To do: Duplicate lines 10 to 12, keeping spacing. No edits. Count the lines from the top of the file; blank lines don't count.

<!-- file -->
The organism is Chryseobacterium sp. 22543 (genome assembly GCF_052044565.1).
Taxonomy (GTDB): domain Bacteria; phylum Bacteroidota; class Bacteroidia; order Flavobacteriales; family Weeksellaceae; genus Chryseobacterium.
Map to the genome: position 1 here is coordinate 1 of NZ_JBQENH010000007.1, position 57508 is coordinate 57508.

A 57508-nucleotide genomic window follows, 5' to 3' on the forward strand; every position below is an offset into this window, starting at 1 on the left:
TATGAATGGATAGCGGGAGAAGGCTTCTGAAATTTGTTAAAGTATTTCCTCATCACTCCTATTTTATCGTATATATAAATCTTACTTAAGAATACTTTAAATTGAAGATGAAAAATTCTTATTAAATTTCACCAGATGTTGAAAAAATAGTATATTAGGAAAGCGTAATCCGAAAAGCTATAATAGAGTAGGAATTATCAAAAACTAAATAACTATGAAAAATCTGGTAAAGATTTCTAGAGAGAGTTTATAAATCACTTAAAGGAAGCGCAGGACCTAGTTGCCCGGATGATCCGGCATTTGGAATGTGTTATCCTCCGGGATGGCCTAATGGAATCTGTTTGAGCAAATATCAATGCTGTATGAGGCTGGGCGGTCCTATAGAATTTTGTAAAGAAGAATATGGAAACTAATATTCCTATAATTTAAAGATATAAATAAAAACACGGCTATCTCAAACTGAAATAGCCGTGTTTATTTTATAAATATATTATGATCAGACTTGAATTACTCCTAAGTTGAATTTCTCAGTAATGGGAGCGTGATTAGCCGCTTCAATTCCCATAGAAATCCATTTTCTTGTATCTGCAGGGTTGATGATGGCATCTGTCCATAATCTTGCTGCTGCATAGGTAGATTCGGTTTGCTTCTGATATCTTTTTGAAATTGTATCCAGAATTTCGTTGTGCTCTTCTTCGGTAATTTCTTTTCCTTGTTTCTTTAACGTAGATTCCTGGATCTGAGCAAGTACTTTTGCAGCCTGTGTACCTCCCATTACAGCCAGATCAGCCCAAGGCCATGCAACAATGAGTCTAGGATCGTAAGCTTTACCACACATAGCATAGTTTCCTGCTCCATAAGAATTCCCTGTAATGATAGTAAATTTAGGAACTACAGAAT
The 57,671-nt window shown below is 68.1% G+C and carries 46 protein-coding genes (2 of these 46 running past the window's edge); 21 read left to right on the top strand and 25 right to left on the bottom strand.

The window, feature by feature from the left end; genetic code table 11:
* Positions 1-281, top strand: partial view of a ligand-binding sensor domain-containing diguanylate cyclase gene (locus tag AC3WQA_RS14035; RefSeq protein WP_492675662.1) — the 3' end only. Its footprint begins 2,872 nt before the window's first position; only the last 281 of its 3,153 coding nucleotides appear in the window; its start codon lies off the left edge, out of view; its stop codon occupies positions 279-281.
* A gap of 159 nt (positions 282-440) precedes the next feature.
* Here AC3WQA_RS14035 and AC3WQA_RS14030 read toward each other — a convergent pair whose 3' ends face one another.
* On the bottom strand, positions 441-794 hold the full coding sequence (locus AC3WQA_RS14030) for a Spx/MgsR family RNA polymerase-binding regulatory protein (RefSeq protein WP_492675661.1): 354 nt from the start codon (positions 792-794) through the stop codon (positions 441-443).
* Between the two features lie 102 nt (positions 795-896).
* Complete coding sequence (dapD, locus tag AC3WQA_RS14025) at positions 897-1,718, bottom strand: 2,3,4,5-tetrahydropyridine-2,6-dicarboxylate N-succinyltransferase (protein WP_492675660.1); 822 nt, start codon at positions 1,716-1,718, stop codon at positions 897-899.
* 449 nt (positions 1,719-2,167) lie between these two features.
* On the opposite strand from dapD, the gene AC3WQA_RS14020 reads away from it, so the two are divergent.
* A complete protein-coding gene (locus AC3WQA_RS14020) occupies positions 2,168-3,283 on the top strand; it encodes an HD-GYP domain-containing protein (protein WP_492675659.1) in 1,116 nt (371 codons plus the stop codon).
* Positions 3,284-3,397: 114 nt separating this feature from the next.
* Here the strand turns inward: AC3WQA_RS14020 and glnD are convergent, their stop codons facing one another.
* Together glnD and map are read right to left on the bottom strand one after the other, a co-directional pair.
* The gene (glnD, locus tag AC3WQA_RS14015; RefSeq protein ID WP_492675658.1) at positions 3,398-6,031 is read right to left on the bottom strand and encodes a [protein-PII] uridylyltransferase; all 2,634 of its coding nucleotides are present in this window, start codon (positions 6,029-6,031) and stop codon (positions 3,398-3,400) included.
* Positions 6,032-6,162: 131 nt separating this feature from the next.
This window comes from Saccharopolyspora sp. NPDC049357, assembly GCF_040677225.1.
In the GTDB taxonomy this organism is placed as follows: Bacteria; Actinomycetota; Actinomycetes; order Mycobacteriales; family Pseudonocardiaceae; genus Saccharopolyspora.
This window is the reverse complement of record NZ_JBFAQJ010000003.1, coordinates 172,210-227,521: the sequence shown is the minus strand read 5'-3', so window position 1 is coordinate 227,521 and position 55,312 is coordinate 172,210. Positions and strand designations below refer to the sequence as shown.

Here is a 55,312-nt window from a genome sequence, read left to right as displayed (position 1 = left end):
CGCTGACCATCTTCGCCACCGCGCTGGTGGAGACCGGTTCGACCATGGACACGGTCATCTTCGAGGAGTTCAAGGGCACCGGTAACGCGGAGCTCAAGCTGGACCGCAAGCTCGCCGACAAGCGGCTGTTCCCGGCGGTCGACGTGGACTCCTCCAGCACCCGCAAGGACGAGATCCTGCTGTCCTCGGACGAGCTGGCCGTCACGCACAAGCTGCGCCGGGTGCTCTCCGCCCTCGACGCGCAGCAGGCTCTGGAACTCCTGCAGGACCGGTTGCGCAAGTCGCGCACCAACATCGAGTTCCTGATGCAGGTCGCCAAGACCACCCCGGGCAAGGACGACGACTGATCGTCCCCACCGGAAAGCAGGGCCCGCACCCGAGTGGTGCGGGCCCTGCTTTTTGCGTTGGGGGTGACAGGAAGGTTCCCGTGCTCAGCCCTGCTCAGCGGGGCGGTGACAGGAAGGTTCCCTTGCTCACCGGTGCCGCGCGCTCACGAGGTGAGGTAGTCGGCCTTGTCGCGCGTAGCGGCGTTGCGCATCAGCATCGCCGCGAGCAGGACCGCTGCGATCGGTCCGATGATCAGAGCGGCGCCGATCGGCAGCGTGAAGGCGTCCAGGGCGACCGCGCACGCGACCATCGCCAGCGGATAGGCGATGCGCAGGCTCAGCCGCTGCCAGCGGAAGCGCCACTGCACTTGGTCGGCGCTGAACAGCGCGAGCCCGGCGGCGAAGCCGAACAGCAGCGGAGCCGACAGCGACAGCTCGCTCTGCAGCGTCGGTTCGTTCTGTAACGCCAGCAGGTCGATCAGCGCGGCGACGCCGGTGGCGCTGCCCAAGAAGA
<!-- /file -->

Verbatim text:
* Here AC3WQA_RS14035 and AC3WQA_RS14030 read toward each other — a convergent pair whose 3' ends face one another.
* On the bottom strand, positions 441-794 hold the full coding sequence (locus AC3WQA_RS14030) for a Spx/MgsR family RNA polymerase-binding regulatory protein (RefSeq protein WP_492675661.1): 354 nt from the start codon (positions 792-794) through the stop codon (positions 441-443).
* Between the two features lie 102 nt (positions 795-896).